While premeditated attacks on treatment centers have been attributed to armed groups, there have also been a series of spontaneous assaults on health workers. These stem from a deep distrust towards those in the response, and a lack of understanding of what Ebola is.
The DRC is a very large country and these cases are so far confined to the eastern part of the country. This is also the region of the Democratic Republic of Congo that has long been mired in conflict and insecurity. In recent weeks, Ebola treatment centers have been attacked forcing medical staff to suspend operations. Meanwhile, new Ebola cases are confirmed on a nearly daily basis.
It is the second-deadliest and second-largest Ebola outbreak in history, topped only by one in West Africa in 2014, when the disease killed more than 11,000 people, according to the World Health Organization (WHO).
In recent weeks, more than 40 percent of new cases in the hotspot towns of Katwa and Butembo had no known links to other cases, meaning doctors have lost track of where the virus is spreading.
Eastern parts of Democratic Republic of Congo are struggling to contain the second worst outbreak of Ebola virus in history. Congo's neighbors are on high alert.
Home to nearly one million people, Bunia is the latest Congolese city to report an Ebola infection. The patient is a six-month-old baby, but authorities are baffled that its parents "appear to be in good health."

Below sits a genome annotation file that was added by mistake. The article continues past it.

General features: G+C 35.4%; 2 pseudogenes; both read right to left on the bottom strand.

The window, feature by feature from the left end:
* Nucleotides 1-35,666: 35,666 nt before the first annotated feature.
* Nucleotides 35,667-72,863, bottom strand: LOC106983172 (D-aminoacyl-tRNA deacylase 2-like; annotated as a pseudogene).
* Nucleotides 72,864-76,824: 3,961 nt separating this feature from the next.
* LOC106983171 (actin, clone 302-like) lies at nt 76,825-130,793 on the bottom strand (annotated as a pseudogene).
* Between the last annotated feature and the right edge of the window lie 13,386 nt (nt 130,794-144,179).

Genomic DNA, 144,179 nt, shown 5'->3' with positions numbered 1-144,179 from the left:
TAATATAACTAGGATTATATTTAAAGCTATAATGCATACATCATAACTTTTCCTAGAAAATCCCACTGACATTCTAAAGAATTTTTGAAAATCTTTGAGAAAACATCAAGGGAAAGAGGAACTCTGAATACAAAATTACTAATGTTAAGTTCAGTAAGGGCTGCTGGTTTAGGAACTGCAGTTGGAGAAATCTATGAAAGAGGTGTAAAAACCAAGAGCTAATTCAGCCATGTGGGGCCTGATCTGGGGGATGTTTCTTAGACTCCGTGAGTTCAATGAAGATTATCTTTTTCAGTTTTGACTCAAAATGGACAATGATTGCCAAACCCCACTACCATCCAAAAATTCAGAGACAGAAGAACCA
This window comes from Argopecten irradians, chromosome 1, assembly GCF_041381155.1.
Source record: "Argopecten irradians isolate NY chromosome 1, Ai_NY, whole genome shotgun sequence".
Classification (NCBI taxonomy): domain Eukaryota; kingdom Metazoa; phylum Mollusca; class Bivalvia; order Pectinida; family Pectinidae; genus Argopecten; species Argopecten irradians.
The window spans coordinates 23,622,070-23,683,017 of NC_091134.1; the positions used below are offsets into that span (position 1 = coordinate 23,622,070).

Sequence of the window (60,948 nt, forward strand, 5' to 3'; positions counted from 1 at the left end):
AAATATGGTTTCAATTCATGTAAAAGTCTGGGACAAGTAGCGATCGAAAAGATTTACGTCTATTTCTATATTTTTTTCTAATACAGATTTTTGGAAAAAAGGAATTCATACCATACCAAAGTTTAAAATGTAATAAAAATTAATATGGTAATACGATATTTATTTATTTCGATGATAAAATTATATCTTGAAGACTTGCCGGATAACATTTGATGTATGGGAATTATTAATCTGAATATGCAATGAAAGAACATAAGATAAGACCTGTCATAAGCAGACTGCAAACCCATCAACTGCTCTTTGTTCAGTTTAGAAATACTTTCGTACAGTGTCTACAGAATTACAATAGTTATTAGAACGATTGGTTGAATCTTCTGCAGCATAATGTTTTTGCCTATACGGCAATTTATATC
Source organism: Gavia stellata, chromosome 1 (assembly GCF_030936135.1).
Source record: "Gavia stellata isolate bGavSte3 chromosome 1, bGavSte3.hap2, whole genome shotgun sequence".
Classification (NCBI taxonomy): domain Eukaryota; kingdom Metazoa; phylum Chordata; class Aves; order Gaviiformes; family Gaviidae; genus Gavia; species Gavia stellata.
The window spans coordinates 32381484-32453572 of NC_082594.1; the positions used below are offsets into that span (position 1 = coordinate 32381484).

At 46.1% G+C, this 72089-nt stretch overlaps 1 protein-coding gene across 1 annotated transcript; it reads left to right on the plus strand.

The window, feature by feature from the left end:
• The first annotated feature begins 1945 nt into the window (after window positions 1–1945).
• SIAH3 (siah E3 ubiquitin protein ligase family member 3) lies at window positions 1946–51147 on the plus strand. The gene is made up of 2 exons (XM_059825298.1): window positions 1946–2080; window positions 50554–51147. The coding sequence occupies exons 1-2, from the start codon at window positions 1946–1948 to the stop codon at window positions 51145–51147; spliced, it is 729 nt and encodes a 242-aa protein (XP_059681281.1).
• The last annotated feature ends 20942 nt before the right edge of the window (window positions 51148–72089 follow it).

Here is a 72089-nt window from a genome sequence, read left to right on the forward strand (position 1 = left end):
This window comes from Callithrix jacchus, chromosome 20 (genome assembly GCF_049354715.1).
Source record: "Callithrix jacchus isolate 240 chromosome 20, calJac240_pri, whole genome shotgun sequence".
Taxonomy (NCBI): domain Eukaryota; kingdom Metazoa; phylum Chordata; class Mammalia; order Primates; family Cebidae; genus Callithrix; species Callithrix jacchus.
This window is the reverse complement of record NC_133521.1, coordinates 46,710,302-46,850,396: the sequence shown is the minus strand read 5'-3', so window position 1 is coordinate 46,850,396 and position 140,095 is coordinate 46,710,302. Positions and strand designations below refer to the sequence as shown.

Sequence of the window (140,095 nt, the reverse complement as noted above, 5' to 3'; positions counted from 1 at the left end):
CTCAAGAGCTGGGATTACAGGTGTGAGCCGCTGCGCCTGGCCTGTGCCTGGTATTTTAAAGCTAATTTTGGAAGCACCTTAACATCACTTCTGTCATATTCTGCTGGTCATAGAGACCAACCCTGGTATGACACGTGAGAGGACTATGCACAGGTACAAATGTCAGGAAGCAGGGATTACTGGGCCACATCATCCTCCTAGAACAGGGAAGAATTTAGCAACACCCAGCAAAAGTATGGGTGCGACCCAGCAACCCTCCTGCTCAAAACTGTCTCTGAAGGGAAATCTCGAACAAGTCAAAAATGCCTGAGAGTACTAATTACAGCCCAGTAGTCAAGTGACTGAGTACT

There's growing concern that the very steps the government and the World Health Organization are taking to curb the rising violence from organized groups — for instance, bringing in military, police and UN peacekeepers to provide protection — could sow further mistrust and fuel additional resistance from ordinary people.
The Ebola outbreak in the Democratic Republic of the Congo (DRC) grew by 24 cases Monday, March 18, and over the preceding weekend, including several case-contacts who refused or delayed vaccination after family members fell ill.
Officials say many in the Democratic Republic of the Congo are mistrustful of health workers and resist their help — sometimes violently. Aid groups are proposing strategies to win people over.
Dr. Robert Redfield, the director of the US Centers for Disease Control and Prevention (CDC), said it would be a mistake not to plan for a more prolonged outbreak, given the evident complexity of stopping transmission of the virus in northeastern DRC.